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ICBA Applauds Recommendation to Exempt Smaller Companies from SOX Section 404

Exemption Will Help Community Banks Better Serve Local Communities

Washington, D.C. (December 12, 2005) - The Independent Community Bankers of America (ICBA) applauded a government advisory panel's recommendation to exempt smaller companies from the internal control attestation requirements of the Sarbanes-Oxley Act (SOX) Section 404 which will help community banks better serve local communities.

"Reducing the SOX burden enables community banks -- which supply about a third of small business lending by banks nationwide -- to further support small business development in their local communities," said Chris Cole, ICBA regulatory counsel and a former banker.

The Internal Controls Subcommittee of the Securities and Exchange Commission Advisory Committee on Smaller Public Companies recommended exempting companies with market capital of less than $125 million and revenues no greater than $125 million completely from SOX Section 404. In addition, the panel recommended exempting smaller public companies with market capital of between $125 million to $750 million and revenues no greater than $250 million from the internal control attestation requirements of Section 404.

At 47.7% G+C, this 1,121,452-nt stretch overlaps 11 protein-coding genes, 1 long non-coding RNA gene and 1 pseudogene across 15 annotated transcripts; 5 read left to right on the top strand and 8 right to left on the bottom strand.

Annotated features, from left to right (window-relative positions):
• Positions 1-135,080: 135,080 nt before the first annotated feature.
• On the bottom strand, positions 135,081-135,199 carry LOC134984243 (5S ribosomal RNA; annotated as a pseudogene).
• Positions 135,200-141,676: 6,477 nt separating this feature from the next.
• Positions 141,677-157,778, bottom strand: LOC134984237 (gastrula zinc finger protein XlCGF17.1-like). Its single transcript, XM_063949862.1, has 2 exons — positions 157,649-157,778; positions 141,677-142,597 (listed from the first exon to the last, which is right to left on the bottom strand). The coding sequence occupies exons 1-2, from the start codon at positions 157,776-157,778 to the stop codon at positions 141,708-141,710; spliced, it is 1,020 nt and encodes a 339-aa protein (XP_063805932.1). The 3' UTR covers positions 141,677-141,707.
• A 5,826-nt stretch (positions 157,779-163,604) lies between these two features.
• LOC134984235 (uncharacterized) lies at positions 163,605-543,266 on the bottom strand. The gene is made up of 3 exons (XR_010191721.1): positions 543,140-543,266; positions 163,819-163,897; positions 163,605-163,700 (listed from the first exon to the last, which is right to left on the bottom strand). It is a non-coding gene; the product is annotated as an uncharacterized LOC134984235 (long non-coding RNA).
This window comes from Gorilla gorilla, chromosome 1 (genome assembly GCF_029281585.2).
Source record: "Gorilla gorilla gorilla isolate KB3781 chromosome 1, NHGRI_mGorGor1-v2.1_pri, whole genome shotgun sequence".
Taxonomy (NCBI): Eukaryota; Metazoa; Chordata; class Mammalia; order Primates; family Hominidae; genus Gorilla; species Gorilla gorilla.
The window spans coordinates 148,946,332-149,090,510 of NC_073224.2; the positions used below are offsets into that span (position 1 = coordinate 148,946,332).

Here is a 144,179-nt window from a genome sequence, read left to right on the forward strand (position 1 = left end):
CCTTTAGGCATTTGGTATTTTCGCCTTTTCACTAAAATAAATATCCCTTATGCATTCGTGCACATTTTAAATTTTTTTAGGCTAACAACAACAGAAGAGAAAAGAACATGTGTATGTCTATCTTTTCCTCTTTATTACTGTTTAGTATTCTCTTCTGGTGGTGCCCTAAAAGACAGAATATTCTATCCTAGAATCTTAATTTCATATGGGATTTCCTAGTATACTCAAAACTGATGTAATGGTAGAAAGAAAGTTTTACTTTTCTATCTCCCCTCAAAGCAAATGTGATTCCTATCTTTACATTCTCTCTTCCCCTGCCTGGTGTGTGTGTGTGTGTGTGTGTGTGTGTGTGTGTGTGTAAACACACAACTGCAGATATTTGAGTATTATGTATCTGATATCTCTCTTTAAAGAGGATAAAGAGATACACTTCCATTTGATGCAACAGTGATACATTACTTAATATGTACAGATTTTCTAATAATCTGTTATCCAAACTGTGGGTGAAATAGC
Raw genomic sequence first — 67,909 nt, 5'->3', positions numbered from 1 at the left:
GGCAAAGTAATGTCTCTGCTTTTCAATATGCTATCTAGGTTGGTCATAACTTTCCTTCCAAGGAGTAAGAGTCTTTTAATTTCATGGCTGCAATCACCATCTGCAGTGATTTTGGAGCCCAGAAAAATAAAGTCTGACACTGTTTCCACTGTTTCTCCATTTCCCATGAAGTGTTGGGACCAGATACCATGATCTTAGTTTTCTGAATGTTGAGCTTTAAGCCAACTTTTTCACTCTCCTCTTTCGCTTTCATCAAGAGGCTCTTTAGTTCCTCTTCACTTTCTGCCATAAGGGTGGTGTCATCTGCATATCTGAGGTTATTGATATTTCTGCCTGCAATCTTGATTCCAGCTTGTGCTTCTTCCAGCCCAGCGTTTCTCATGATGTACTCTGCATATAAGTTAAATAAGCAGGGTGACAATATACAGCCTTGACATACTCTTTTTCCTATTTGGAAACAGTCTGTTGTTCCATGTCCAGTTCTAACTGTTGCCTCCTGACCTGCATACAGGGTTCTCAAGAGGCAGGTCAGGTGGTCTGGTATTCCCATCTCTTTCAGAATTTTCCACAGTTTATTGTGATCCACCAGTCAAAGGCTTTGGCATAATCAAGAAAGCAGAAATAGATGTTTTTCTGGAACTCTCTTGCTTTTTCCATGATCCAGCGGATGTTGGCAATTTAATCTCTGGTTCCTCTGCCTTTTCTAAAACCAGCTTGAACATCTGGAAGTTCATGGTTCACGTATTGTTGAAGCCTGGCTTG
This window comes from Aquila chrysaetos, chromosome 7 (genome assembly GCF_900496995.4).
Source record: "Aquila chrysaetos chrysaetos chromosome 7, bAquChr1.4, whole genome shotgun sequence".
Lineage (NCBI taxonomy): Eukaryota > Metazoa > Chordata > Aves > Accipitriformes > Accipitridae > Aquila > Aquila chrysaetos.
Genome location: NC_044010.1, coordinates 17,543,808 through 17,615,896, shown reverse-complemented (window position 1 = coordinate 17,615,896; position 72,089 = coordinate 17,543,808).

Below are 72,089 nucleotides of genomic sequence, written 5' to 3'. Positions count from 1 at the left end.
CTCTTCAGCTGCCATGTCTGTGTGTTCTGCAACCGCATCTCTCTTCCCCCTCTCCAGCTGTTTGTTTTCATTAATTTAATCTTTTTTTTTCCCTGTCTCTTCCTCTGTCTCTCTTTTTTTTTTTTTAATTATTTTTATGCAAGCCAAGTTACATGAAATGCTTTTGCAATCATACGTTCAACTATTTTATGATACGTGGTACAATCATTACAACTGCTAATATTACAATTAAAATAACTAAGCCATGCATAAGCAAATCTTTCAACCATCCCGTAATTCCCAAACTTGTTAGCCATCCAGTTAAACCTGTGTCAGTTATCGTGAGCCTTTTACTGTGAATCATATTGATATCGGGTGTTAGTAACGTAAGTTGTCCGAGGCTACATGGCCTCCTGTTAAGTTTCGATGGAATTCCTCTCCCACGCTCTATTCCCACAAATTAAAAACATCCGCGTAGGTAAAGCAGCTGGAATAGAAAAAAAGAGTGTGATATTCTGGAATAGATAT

The panel concluded that the Section 404 compliance burden on smaller public companies has a negative affect on their competitiveness and capital formation ability which in turn hurts the national economy, Cole noted. The panel also found that internal controls over financial reporting are not as effective as other techniques to detect and prevent fraud by senior management.

The advisory panel's conclusions that smaller companies bear a disproportionate share of the costs of SOX Section 404 are correct. ICBA's recent survey of Section 404 costs for community banks reveals that the average community bank will spend more than $200,000 and devote over 2,000 internal staff hours to comply with the Section 404 - taking away resources that they could use to better serve their customers and their communities.

"Smaller companies are already subject to certain corporate governance standards and subjecting them to internal control audits by outside auditors raises the bar far too high for many," said Cole. "We urge the SEC Advisory Committee and the SEC to adopt the subcommittee's recommendations."

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